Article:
Detecting the Undetectable Through Your Logs

The strange thing about computer security in the corporate world is that many of the victims don’t even know about their own lapses in security, and only become aware after an attack has happened or if it’s noticed by a third party. In some of the worst cases, the lapses are only found years after the original vulnerability became existent, and after various hackers have already gone and infiltrated the system silently.

What makes things even more odd is that the lapse could have been caught easily because the evidence is found in their own event logs. They didn’t catch it because they simply didn’t look. Many of the big, million-dollar cyber crimes only happened because of this. It’s an issue of poor security due to negligence.

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Why Event Logs Are Frequently Ignored

The truth is it’s understandable why many people choose to ignore event logs. Because it’s a pain in the behind. Most alerting systems have 99 is to 1 signal to noise ratio, where the event logs contain information overload from firewalls, IDSes, antimalware consoles, forensics analysis, network flow analysis, honeypots, most of which provide nothing that will help you catch malicious attacks. Only a tiny, miniscule portion actually help but they get lost in the flood of irrelevant data.

One solution to this is creating alerts only on events that are truly indicative of malicious attacks or once that require an immediate investigative response. You have to consider a few things first:

1. Not All Bad Logons Are Malicious – bad logons are pretty normal occurrences. It’s easy for people to make mistakes while typing their passwords, but you should still watch out for ones with very high frequency. One way that can help with this is Microsoft Windows’ “Special Logons” which allow admins to define which groups are considered “Special” and write those groups to each computer to be monitored. So if someone logs on to a monitored computer, a new event is generated and forwarded to the event log collector. It greatly trims down the logs on bad logons, only giving you the ones that truly have the potential to be malicious.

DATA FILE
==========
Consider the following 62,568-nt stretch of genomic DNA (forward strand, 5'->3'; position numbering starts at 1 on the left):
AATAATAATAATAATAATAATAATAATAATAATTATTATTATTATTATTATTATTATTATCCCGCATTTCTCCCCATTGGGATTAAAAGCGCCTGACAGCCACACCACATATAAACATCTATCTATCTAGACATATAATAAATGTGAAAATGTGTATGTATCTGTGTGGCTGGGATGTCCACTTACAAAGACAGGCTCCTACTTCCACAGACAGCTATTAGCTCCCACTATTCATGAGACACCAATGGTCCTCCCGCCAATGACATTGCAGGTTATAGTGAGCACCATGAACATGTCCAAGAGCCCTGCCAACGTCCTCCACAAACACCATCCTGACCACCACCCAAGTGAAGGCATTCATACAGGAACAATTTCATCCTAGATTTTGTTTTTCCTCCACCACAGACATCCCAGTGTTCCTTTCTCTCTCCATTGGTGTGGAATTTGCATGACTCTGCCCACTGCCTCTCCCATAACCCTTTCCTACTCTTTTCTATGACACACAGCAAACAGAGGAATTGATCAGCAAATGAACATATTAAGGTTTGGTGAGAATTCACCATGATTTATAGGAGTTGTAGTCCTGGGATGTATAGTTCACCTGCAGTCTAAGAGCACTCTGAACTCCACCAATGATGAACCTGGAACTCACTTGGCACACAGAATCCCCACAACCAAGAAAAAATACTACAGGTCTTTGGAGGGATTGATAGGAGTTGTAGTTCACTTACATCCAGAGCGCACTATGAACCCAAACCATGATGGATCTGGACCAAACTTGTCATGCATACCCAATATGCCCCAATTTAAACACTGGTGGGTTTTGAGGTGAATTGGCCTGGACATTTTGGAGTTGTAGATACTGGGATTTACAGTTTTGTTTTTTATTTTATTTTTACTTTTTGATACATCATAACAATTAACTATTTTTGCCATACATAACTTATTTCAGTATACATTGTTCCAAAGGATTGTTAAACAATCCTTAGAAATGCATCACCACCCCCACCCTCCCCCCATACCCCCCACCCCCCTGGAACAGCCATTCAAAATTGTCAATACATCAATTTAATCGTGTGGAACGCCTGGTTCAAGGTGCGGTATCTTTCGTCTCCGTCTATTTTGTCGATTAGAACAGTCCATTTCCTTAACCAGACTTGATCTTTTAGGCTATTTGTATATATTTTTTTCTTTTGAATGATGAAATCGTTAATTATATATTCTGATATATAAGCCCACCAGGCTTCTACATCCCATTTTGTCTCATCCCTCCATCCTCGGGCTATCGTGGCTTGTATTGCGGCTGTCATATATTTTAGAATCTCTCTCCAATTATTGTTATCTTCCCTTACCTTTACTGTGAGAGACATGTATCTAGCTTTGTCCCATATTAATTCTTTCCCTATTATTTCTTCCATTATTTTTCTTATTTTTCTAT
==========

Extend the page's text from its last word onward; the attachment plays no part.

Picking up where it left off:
2. Deploy Breach Systems – breach systems can detect computers that are connecting outbound to known command-and-control bot computers. This makes them very effective in catching many modern malware, as new malwares these days have a tendency to connect back to command-and-control servers in order to get instructions and download additional code designed to bypass antimalware scanners.

3. Use Whitelisting Systems for Auditing – technically, whitelisting should increase the risk as malware that infects a whitelisted software could get in. But in terms of logging, you can use whitelisting as a means of auditing new software installs. Take a snapshot of the environment and then enable audit-only mode, allowing it to send out events only when a new software or code is installed and executed.

4. Netflows – as an admin, you should be aware of which computers in your network need to communicate with other computers in the environment. Technically, most servers shouldn’t be talking to most other servers and most workstations shouldn’t be communicating with all servers. You need to take baselines of network flow activity and then check the logs for any strange occurrences.


The basic principle is not to wade through a massive event log looking for potentially malicious events, but to define which events are potentially malicious and only log those events. If you do it right, the network should have an events log that is easier to manage and investigate on a daily basis without compromising security.

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